“Theater friends are the friends that never made fun of me,” said Hudgins. “And theater was inside [meaning no sun] and it’s fairly safe.”

Her dedication to her theater shone when she attended a rehearsal after having received treatments all day at home for her disease, including an IV.

“You just do not miss rehearsal in theatre. You have to go,” Hudgins said before adding, “I still went to rehearsal with an IV in my arm.”


Although Hudgins knew her director would have given her a break, she said: “I’m not like that. I don’t want to have special treatment in any way.”

While Hudgins ultimately chose to pursue a career in nursing, she said that her theatrical background will be essential in her work.

“Really, it’s getting up in front of an audience when you have to get up and talk to a patient, and especially their family,” said Hudgins. “You need the same kind of confidence [while also] having to control your facial expression and your emotions.”

Through the nursing program at RCC, Hudgins has been given the opportunity to care for patients and gain practical experience.

“When you’re looking at a real patient and they’re talking to you like their real nurse, you really do feel like their nurse,” said Hudgins. “And you may not know everything yet, but you’re still helping. It already feels like paying it forward.”

She acknowledged RCC’s role in making her career goal possible through numerous scholarships, including the Commonwealth Legacy Scholarship for 2011-12.

“The college has just been great for me,” said Hudgins. “I’m not sure I would have gotten into the nursing program if it wasn’t for the scholarships, and I continue to get them.”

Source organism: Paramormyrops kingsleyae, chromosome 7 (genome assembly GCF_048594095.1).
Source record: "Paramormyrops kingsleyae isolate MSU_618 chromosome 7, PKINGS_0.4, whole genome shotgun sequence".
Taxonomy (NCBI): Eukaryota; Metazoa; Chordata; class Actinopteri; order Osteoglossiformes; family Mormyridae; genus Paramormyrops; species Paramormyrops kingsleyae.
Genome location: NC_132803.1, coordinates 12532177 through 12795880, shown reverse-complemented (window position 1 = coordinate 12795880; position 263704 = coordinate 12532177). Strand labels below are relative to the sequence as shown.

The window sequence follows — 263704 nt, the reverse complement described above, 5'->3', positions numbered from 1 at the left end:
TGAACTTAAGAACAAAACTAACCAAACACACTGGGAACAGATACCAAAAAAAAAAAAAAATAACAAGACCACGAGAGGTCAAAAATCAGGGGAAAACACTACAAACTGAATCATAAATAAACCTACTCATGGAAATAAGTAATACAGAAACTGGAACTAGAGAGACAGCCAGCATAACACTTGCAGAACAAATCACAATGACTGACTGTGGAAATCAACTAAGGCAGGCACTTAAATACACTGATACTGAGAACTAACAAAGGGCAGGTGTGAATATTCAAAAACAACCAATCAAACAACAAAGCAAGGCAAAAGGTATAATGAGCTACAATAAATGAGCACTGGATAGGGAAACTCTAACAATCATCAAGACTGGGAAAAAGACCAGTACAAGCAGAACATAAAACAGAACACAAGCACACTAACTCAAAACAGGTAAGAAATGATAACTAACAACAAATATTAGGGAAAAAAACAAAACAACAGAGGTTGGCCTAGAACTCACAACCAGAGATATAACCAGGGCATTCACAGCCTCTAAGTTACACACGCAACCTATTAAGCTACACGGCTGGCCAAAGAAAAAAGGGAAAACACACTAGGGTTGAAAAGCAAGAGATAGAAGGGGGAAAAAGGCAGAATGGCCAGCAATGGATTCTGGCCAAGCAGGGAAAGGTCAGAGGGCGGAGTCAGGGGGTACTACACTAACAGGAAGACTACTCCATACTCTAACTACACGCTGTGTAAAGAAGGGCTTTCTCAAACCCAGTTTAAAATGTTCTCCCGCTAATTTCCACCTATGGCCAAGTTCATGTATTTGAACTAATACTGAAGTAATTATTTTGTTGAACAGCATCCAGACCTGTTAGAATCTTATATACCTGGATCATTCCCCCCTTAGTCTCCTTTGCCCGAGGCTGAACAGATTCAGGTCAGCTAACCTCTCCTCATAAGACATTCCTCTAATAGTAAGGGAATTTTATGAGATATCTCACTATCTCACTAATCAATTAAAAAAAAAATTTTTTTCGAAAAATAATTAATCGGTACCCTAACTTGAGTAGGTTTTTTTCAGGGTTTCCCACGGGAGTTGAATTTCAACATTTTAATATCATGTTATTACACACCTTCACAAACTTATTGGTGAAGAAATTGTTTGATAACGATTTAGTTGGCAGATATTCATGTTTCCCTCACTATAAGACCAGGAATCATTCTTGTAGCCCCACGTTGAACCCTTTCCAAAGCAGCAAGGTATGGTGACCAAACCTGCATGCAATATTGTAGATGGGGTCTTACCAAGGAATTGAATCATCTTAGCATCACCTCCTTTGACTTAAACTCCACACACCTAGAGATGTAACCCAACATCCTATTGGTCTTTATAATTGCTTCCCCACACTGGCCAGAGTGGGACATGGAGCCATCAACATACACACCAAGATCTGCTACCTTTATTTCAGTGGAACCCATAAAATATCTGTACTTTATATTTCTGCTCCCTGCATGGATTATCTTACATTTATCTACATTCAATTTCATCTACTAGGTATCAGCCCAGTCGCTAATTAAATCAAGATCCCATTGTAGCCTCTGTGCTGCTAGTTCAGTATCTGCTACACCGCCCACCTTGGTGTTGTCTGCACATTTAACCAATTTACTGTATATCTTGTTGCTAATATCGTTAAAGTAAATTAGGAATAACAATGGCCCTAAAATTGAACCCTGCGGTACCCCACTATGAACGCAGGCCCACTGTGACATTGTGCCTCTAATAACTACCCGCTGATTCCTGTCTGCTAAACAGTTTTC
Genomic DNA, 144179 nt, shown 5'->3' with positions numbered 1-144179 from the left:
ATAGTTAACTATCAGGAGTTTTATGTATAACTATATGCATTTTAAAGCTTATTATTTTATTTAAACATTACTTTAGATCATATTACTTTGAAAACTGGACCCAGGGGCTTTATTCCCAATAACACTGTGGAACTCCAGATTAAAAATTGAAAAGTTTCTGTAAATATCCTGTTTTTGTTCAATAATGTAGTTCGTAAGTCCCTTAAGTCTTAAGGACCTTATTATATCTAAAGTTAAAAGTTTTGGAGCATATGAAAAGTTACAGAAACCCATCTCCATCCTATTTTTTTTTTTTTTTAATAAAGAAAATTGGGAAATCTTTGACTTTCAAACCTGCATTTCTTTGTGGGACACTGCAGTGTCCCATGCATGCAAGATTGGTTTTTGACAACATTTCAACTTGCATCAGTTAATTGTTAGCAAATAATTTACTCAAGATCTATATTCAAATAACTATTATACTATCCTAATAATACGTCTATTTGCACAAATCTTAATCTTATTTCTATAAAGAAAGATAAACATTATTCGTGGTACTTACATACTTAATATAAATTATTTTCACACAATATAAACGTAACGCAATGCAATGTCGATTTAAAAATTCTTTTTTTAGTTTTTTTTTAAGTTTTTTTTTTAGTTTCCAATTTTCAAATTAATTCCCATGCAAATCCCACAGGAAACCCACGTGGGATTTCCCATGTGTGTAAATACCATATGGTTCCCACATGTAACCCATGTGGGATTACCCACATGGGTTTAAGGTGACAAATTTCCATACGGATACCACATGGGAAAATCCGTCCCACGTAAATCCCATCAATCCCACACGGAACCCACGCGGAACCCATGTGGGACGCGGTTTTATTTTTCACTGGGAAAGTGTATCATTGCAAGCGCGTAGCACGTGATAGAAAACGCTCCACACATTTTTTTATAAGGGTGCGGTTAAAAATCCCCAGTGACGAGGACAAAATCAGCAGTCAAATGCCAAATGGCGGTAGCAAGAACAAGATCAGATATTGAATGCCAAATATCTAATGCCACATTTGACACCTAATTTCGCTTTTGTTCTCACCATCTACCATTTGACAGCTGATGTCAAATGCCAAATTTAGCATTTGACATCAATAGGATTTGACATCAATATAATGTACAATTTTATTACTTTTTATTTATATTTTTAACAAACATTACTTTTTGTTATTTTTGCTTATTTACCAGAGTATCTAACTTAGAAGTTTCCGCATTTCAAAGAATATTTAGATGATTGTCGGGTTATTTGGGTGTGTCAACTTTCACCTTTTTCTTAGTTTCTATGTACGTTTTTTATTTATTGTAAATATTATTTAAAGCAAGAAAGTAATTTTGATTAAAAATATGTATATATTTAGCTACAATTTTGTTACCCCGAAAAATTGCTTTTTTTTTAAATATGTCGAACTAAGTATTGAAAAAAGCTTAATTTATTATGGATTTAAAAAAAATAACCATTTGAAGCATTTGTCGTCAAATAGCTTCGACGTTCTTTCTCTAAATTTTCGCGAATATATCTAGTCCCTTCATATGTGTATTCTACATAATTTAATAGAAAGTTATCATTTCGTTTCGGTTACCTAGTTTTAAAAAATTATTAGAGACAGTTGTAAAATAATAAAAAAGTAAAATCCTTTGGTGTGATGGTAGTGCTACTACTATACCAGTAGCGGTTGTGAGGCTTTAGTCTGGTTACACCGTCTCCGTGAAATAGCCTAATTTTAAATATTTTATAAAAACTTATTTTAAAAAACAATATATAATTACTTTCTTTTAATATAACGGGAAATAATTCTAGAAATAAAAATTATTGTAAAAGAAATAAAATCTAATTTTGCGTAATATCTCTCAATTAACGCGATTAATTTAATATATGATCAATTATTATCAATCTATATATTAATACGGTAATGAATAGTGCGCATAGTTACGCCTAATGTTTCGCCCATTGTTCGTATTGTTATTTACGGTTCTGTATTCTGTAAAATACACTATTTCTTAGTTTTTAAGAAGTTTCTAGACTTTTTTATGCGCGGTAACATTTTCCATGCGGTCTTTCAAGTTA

Hudgins particularly cited the efforts of Victor Clough, the director of the college’s Educational Foundation.

“He helped me get a scholarship and I had gone to a convention to accept the scholarship and he was very nice,” said Hudgins. “Two months later he walks in to audition for a show I’m helping to direct!”

Since then, Hudgins said she and Clough have become good friends.

“Now he always keeps tabs on me at RCC, and checks on me now and then,” said Hudgins. “If I ever had a problem or needed anything, I know that he would be there.”

When asked what it meant to receive scholarships from both the college and other sources, Hudgins replied: “I don’t think they even realized how much it means when they give you a scholarship because it’s someone putting faith in your future, someone else believing in you and helping you achieve your goals.”

As for her main goal of becoming a nurse, Hudgins said it is what “pulls me through all these hard tests and stressful nights” as she prepares to graduate in May 2014, receive her associate and pursue her bachelor’s degree in nursing at Old Dominion University through RCC’s Guaranteed Admission Agreement.

“We all have a countdown clock for the day we graduate and really become a nurse,” said Hudgins. “Everyday, you’re thinking about where you want to work and who you want to help and how many people you’re going to help throughout your life.

“It’s just overwhelming to think about the number of people that I’d be able to help as a nurse,” she added. “I can’t wait for it. I’m so excited!”